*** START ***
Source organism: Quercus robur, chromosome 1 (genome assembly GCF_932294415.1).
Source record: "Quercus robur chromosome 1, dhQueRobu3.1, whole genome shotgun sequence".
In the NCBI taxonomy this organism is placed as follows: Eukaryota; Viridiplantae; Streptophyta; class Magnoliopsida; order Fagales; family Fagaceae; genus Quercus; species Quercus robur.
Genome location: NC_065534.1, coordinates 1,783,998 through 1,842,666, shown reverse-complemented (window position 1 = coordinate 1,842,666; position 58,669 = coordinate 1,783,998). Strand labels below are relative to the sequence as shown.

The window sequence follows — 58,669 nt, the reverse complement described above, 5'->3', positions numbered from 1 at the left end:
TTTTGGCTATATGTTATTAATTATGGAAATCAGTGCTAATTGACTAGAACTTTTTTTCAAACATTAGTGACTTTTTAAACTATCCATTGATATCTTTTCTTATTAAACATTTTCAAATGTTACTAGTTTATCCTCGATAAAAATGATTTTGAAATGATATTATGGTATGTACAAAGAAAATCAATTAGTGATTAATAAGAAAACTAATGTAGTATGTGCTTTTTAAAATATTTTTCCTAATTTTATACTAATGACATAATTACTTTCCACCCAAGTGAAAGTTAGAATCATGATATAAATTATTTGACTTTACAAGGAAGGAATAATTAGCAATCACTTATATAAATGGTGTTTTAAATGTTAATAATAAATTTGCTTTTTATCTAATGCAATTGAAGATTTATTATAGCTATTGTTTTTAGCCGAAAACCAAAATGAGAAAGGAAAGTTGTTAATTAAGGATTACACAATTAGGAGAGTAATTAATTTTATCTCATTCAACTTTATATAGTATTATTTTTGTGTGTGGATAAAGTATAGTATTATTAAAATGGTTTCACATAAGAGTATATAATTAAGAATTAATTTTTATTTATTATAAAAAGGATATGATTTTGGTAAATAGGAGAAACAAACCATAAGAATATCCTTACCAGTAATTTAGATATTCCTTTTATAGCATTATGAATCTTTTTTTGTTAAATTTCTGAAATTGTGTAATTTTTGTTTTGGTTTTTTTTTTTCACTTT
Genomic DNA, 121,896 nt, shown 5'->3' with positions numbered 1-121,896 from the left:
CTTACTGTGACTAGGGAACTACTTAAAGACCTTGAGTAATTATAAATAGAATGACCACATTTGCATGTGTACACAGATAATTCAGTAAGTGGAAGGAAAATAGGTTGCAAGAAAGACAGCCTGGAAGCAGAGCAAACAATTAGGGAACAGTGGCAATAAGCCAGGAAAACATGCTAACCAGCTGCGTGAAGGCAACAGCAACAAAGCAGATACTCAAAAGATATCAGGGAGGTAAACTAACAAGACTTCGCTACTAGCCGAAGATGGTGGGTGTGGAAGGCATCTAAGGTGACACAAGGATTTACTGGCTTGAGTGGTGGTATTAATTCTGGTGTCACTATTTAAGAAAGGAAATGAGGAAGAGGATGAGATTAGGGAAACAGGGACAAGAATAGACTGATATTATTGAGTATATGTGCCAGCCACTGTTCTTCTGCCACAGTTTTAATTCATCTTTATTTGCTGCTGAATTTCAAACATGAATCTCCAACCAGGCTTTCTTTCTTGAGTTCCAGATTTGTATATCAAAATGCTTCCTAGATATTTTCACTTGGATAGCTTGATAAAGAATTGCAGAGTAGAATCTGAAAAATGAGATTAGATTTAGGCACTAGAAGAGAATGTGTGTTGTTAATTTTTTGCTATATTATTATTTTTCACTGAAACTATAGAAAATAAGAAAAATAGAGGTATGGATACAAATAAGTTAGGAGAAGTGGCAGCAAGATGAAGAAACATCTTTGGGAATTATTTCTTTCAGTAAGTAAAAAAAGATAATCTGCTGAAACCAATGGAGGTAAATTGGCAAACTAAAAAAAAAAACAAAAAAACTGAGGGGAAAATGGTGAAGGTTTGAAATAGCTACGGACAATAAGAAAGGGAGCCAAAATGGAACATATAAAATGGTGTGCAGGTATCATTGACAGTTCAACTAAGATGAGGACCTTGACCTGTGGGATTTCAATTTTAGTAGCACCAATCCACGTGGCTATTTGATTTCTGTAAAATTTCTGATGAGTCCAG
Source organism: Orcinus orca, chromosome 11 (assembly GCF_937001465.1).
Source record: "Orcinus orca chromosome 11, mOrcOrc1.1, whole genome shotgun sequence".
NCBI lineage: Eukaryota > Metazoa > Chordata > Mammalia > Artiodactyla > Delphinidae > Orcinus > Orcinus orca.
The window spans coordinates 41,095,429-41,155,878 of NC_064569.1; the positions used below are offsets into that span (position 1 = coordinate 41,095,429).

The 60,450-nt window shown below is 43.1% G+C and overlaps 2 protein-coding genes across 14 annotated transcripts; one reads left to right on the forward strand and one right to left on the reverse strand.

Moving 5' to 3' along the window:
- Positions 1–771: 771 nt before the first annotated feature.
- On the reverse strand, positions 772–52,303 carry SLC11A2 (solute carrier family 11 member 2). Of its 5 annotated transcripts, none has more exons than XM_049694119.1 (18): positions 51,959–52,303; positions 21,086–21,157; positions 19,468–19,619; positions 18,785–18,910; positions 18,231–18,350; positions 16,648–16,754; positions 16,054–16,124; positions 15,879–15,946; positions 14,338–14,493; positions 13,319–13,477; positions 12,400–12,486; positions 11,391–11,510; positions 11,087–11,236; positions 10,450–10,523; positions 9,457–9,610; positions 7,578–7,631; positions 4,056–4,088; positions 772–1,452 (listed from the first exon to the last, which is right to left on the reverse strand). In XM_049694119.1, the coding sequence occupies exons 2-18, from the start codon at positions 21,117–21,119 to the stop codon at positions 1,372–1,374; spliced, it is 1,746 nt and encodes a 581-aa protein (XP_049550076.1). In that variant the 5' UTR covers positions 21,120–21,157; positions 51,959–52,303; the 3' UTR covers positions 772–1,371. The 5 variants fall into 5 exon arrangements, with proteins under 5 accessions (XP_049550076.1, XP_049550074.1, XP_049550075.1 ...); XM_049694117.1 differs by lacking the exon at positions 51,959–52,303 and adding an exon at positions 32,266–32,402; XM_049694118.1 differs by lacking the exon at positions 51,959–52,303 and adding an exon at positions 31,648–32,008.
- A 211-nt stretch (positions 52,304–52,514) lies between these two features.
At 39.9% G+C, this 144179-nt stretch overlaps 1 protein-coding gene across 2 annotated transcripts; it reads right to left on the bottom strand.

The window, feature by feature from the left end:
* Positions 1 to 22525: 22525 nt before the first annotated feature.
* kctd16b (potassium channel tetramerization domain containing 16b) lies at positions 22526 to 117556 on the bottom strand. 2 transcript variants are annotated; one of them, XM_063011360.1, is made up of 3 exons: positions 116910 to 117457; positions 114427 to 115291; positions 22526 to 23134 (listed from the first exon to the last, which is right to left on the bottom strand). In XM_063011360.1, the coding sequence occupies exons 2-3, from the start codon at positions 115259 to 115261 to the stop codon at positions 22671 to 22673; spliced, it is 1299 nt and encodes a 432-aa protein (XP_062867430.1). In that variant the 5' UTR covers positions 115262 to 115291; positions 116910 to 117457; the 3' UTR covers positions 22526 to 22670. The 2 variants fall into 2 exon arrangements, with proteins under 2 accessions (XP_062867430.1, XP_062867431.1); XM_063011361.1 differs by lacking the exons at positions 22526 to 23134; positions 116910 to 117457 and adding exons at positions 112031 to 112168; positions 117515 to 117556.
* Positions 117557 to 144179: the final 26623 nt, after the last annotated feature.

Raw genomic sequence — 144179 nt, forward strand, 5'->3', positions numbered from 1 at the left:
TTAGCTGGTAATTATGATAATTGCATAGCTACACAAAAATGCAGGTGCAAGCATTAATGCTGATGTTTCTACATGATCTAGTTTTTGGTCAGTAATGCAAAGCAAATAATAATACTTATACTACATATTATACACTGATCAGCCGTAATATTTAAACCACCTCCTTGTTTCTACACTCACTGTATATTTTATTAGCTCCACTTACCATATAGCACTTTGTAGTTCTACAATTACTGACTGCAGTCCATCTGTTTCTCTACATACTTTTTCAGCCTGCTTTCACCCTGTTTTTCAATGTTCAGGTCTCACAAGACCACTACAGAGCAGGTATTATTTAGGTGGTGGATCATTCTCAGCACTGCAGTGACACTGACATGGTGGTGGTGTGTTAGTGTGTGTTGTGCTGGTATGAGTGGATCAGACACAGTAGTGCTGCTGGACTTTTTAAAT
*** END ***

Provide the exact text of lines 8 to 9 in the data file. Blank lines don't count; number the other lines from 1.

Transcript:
CTTACTGTGACTAGGGAACTACTTAAAGACCTTGAGTAATTATAAATAGAATGACCACATTTGCATGTGTACACAGATAATTCAGTAAGTGGAAGGAAAATAGGTTGCAAGAAAGACAGCCTGGAAGCAGAGCAAACAATTAGGGAACAGTGGCAATAAGCCAGGAAAACATGCTAACCAGCTGCGTGAAGGCAACAGCAACAAAGCAGATACTCAAAAGATATCAGGGAGGTAAACTAACAAGACTTCGCTACTAGCCGAAGATGGTGGGTGTGGAAGGCATCTAAGGTGACACAAGGATTTACTGGCTTGAGTGGTGGTATTAATTCTGGTGTCACTATTTAAGAAAGGAAATGAGGAAGAGGATGAGATTAGGGAAACAGGGACAAGAATAGACTGATATTATTGAGTATATGTGCCAGCCACTGTTCTTCTGCCACAGTTTTAATTCATCTTTATTTGCTGCTGAATTTCAAACATGAATCTCCAACCAGGCTTTCTTTCTTGAGTTCCAGATTTGTATATCAAAATGCTTCCTAGATATTTTCACTTGGATAGCTTGATAAAGAATTGCAGAGTAGAATCTGAAAAATGAGATTAGATTTAGGCACTAGAAGAGAATGTGTGTTGTTAATTTTTTGCTATATTATTATTTTTCACTGAAACTATAGAAAATAAGAAAAATAGAGGTATGGATACAAATAAGTTAGGAGAAGTGGCAGCAAGATGAAGAAACATCTTTGGGAATTATTTCTTTCAGTAAGTAAAAAAAGATAATCTGCTGAAACCAATGGAGGTAAATTGGCAAACTAAAAAAAAAAACAAAAAAACTGAGGGGAAAATGGTGAAGGTTTGAAATAGCTACGGACAATAAGAAAGGGAGCCAAAATGGAACATATAAAATGGTGTGCAGGTATCATTGACAGTTCAACTAAGATGAGGACCTTGACCTGTGGGATTTCAATTTTAGTAGCACCAATCCACGTGGCTATTTGATTTCTGTAAAATTTCTGATGAGTCCAG
Source organism: Orcinus orca, chromosome 11 (assembly GCF_937001465.1).